Denver Broncos Rookies Forecast

By Charlie Campbell – @draftcampbell

Solid Starter

K.J. Hamler, WR, Penn State – Round 2
It might be difficult to see Hamler as a starter since he figures to be the third receiver behind Courtland Sutton and Jerry Jeudy, but NFL teams run their three-wide receiver set on the majority of plays, so the third receiver is on the field more than a second tight end or a fullback. Hence, Hamler projects to be a starter for Denver.

While Hamler is not a big receiver, he is a speed demon who is a threat to score on any reception. The 5-foot-9, 178-pounder ran the 40-yard dash at the combine in 4.40 seconds, and he was a home run hitter for Penn State. In 2019, he totaled 56 receptions for 904 yards and eight touchdowns. Hamler notched 42 catches for 754 yards and five scores with one rushing touchdown in 2018. For the NFL, projects as a deep-threat receiver to stretch defenses vertically and is a threat to score on any catch. As a pro, he could be similar to a DeSean Jackson-type receiver.

With the Broncos, Hamler should see some excellent coverage looks. Courtland Sutton and Jerry Jeudy should draw attention on the outside with tight end Noah Fant also challenging teams in the middle of the field. Given Drew Lock’s cannon for an arm, Hamler could be a big-play weapon for Denver and end up being a solid starter in the third receiver role.

2019: Drew Lock, QB
2018: Courtland Sutton, WR
2017: Demarcus Walker, DE
2016: Devontae Booker, RB
2015: Jeff Heuerman, TE
2014: Lamin Barrow, LB
2013: Sylvester Williams, DE

Most Likely To Bust

McTelvin Agim, DT, Arkansas – Round 3
Agim was the only early-round selection for the Broncos who I really disliked. I thought Denver had one of the best drafts in the NFL, making some excellent choices on Days 1, 2 and 3. I loved the Albert Okwuegbunam pick in the fourth round as well as the Justin Strnad selection in the fifth round. Agim was the only selection who I felt was out of place, as many other teams had him graded as a late-rounder, so taking him in the third round seemed like a reach to me.

Other teams felt that Agim was a tweener tackle/end who has some tightness athletically but has some suddenness. At 6-foot-3, 307 pounds, he lacks length to be a 3-4 five-technique defensive end or the bulk to play nose tackle. Thus, he does not seem like a great scheme fit in Denver’s defense, in my opinion.

I also think that Agim could have a hard time earning snaps on the field. The Broncos have veteran Jurrell Casey coming aboard along with other early-round selections on the defensive line. I could see Agim having a difficult time beating out veterans with better skill sets. Thus of Denver’s early-round selections, Agim seems like the pick who has the most bust potential.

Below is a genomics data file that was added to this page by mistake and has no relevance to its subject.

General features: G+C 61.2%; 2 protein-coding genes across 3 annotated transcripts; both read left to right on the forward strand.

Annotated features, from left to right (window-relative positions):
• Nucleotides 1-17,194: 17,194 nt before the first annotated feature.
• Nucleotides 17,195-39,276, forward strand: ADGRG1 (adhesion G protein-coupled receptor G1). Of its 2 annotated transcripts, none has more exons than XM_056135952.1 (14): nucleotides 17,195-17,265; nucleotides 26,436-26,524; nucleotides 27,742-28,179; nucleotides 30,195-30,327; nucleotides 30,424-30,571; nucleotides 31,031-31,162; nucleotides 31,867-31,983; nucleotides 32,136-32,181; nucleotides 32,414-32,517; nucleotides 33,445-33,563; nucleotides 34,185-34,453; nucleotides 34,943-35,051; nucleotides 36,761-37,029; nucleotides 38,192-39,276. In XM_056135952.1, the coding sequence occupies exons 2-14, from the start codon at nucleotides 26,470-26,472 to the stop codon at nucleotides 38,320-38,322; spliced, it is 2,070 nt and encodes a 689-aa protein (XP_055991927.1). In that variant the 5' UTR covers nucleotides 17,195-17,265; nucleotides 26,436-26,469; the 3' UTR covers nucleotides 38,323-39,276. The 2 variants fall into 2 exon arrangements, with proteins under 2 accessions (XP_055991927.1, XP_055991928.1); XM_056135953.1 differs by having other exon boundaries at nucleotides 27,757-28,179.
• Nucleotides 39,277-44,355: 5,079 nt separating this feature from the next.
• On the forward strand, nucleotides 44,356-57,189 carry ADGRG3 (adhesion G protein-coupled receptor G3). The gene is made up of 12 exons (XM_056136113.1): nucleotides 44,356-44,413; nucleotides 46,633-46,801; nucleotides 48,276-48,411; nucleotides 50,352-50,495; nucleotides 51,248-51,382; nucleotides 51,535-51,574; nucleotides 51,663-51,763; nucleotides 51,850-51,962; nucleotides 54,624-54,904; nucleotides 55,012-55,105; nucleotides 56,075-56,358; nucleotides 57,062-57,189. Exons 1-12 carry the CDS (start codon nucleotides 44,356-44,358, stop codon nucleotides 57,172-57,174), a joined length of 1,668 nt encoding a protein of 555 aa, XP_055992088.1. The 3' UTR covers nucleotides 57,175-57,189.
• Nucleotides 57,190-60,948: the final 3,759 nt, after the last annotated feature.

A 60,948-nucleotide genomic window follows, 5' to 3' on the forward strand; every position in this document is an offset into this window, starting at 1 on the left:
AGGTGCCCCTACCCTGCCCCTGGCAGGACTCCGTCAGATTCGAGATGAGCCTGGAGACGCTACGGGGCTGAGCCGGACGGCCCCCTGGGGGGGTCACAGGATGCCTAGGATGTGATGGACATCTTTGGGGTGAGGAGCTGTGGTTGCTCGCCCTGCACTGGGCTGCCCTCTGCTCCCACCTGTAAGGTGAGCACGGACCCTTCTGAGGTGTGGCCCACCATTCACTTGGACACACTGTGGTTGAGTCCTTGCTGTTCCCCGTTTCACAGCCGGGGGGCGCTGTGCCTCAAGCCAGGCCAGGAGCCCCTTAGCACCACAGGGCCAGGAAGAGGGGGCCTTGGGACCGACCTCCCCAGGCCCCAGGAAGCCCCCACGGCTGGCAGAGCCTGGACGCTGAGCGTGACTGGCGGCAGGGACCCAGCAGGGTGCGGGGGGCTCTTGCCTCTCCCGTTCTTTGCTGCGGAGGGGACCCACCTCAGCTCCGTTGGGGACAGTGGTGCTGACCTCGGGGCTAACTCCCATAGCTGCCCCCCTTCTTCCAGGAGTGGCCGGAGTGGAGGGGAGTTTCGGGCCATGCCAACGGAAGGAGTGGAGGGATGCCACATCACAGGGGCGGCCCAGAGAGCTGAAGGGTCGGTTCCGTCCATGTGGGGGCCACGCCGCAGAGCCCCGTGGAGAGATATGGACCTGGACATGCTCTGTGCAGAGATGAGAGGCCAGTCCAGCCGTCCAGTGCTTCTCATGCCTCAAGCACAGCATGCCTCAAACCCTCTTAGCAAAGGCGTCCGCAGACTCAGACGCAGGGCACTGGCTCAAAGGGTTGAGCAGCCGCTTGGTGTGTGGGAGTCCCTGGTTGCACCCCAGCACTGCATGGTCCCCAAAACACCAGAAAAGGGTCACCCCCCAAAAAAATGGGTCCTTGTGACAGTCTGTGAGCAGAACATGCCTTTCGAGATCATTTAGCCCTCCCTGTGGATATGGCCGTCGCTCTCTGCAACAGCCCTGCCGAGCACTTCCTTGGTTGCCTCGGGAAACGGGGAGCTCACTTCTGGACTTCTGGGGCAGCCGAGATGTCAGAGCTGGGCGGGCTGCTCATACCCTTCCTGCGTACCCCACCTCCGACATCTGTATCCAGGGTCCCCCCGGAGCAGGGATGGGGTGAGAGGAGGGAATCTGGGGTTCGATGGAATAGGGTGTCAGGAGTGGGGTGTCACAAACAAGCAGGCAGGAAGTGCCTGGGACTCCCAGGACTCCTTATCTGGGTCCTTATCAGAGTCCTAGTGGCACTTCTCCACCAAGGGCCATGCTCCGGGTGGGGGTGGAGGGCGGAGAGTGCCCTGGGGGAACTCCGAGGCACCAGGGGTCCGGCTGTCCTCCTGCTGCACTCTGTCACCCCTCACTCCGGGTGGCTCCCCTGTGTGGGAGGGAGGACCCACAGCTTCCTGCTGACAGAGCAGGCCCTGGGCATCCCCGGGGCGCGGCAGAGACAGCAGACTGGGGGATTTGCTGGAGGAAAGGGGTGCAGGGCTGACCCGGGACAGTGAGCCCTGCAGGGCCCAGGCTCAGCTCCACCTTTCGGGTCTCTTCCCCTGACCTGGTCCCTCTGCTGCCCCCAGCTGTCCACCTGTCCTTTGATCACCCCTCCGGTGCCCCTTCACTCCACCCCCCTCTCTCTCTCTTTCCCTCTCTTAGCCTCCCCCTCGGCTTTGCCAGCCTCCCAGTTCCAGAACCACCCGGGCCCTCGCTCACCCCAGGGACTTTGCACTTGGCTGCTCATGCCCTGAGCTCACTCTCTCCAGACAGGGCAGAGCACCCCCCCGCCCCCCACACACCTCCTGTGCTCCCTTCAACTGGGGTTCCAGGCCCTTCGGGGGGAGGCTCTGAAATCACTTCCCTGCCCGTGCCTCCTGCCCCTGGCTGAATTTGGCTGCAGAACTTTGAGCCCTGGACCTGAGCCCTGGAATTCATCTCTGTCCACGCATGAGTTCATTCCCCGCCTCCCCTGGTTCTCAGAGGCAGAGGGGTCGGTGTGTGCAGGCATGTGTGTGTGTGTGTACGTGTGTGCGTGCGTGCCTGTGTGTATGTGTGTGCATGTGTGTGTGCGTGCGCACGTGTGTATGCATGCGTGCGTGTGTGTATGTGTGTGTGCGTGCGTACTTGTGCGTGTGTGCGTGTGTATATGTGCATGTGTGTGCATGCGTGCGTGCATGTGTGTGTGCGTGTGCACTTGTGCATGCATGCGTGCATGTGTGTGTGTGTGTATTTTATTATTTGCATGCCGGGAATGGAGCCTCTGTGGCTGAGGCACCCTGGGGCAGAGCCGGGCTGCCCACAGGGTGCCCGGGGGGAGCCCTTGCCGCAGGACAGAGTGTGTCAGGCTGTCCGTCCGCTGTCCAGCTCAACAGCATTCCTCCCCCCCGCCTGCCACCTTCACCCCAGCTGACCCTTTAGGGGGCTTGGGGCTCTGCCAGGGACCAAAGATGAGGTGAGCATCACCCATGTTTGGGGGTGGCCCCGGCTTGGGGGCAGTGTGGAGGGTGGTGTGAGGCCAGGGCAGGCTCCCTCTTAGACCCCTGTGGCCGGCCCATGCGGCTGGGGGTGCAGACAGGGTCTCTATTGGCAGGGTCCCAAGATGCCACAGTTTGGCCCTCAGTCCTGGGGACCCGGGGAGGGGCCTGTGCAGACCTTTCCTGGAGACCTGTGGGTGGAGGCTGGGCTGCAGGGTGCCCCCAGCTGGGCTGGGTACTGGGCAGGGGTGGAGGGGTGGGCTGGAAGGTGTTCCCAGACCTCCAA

2019: Dalton Risner, OT
2018: Isaac Yiadom, CB
2017: Carlos Henderson, WR
2016: Justin Simmons, S
2015: Ty Sambrailo, OT
2014: Bradley Roby, CB
2013: Montee Ball, RB

Potential Boom Pick

Jerry Jeudy, WR, Alabama – Round 1
This was an easy pick because I think Jeudy could end up being a superb receiver for the Broncos, and he could form a fabulous trio with Courtland Sutton and K.J. Hamler. It would not surprise me if Jeudy ends up being the best of the three either, as he is a natural playmaker with a ton of ability for the NFL.

The first attribute that jumps out about Jeudy is speed. He is a fast wideout who can break open any game. After his fast first-step, Jeudy has a second gear to accelerate down the field and stretch defenses over the top. He can run by double coverage and score from anywhere on the field. His speed and athleticism allow him to consistently generate separation from defensive backs as he is very difficult to run with. Along with being a vertical threat, Jeudy should be a good third-down weapon in the NFL with his ability to get open on short to intermediate routes.

After the catch, Jeudy is excellent. He is very elusive in the open field with phenomenal feet to dodge tacklers, stop/start, and cut through the secondary. Jeudy’s yards-after-the-catch skills alongside his speed make him very dangerous to turn a short reception into a long gain.

Jeudy shows pretty good technique as a receiver as well. He tracks the ball well and has late hands to reel in passes even with defenders close. While Jeudy is not a pure size mismatch, he has good enough height and shows an ability to make contested catches over defensive backs. There are times when Jeudy body catches when he could use his hands, but that is a minor issue overall. Jeudy has good feel and instincts showing an ability to break off his routes to get open for his quarterback when plays break down.

For the NFL, Jeudy could fit well as a X – split end – receiver who works along the sideline and challenges teams vertically. Sutton could fit in the Y – flanker – receiver while Hamler goes in the slot. Jeudy also is very dangerous on crossing routes and working the middle of the field, but given that he isn’t a big receiver, the Broncos may want to limit him from doing too much work in the middle of the field.

In the NFL, I think Jeudy has the potential to be a Pro Bowl receiver who produces big stat totals while providing a mismatch problem for defenses. With the other receivers in Denver, it will be hard to double team Jeudy on every snap as well. Thus, I think Jeudy could be a real boom pick for the Broncos.

2019: Noah Fant, TE
2018: Bradley Chubb, DE
2017: Garett Bolles, OT
2016: Paxton Lynch, QB
2015: Shane Ray, LB
2014: Cody Latimer, WR
2013: Quanterus Smith, DE

Future Depth Player